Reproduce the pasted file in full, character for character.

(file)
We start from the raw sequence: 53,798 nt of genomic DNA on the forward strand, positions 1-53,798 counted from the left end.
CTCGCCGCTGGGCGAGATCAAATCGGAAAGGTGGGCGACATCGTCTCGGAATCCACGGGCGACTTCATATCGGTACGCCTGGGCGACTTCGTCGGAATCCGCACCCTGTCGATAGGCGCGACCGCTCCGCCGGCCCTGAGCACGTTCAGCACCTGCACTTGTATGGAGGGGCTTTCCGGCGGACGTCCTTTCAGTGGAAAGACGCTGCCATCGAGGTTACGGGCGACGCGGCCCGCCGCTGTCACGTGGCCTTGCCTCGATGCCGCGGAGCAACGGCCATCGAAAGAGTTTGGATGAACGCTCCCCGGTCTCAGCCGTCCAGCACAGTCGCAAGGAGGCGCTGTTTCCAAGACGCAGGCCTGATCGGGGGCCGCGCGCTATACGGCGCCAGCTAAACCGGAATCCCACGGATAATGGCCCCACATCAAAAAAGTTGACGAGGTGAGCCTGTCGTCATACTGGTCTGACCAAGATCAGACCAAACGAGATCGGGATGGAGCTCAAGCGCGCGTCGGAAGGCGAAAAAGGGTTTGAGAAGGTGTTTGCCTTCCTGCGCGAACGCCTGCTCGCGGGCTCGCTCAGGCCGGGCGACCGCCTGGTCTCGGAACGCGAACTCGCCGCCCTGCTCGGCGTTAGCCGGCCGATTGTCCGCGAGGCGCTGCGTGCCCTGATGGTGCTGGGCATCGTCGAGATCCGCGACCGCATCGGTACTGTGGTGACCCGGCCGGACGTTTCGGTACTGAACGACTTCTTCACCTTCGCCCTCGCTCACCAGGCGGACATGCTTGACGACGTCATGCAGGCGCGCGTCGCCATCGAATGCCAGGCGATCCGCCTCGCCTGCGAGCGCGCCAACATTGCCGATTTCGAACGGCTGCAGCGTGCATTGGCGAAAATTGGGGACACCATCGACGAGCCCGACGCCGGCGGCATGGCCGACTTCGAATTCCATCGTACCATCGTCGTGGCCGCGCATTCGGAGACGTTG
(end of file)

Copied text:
We start from the raw sequence: 53,798 nt of genomic DNA on the forward strand, positions 1-53,798 counted from the left end.
CTCGCCGCTGGGCGAGATCAAATCGGAAAGGTGGGCGACATCGTCTCGGAATCCACGGGCGACTTCATATCGGTACGCCTGGGCGACTTCGTCGGAATCCGCACCCTGTCGATAGGCGCGACCGCTCCGCCGGCCCTGAGCACGTTCAGCACCTGCACTTGTATGGAGGGGCTTTCCGGCGGACGTCCTTTCAGTGGAAAGACGCTGCCATCGAGGTTACGGGCGACGCGGCCCGCCGCTGTCACGTGGCCTTGCCTCGATGCCGCGGAGCAACGGCCATCGAAAGAGTTTGGATGAACGCTCCCCGGTCTCAGCCGTCCAGCACAGTCGCAAGGAGGCGCTGTTTCCAAGACGCAGGCCTGATCGGGGGCCGCGCGCTATACGGCGCCAGCTAAACCGGAATCCCACGGATAATGGCCCCACATCAAAAAAGTTGACGAGGTGAGCCTGTCGTCATACTGGTCTGACCAAGATCAGACCAAACGAGATCGGGATGGAGCTCAAGCGCGCGTCGGAAGGCGAAAAAGGGTTTGAGAAGGTGTTTGCCTTCCTGCGCGAACGCCTGCTCGCGGGCTCGCTCAGGCCGGGCGACCGCCTGGTCTCGGAACGCGAACTCGCCGCCCTGCTCGGCGTTAGCCGGCCGATTGTCCGCGAGGCGCTGCGTGCCCTGATGGTGCTGGGCATCGTCGAGATCCGCGACCGCATCGGTACTGTGGTGACCCGGCCGGACGTTTCGGTACTGAACGACTTCTTCACCTTCGCCCTCGCTCACCAGGCGGACATGCTTGACGACGTCATGCAGGCGCGCGTCGCCATCGAATGCCAGGCGATCCGCCTCGCCTGCGAGCGCGCCAACATTGCCGATTTCGAACGGCTGCAGCGTGCATTGGCGAAAATTGGGGACACCATCGACGAGCCCGACGCCGGCGGCATGGCCGACTTCGAATTCCATCGTACCATCGTCGTGGCCGCGCATTCGGAGACGTTG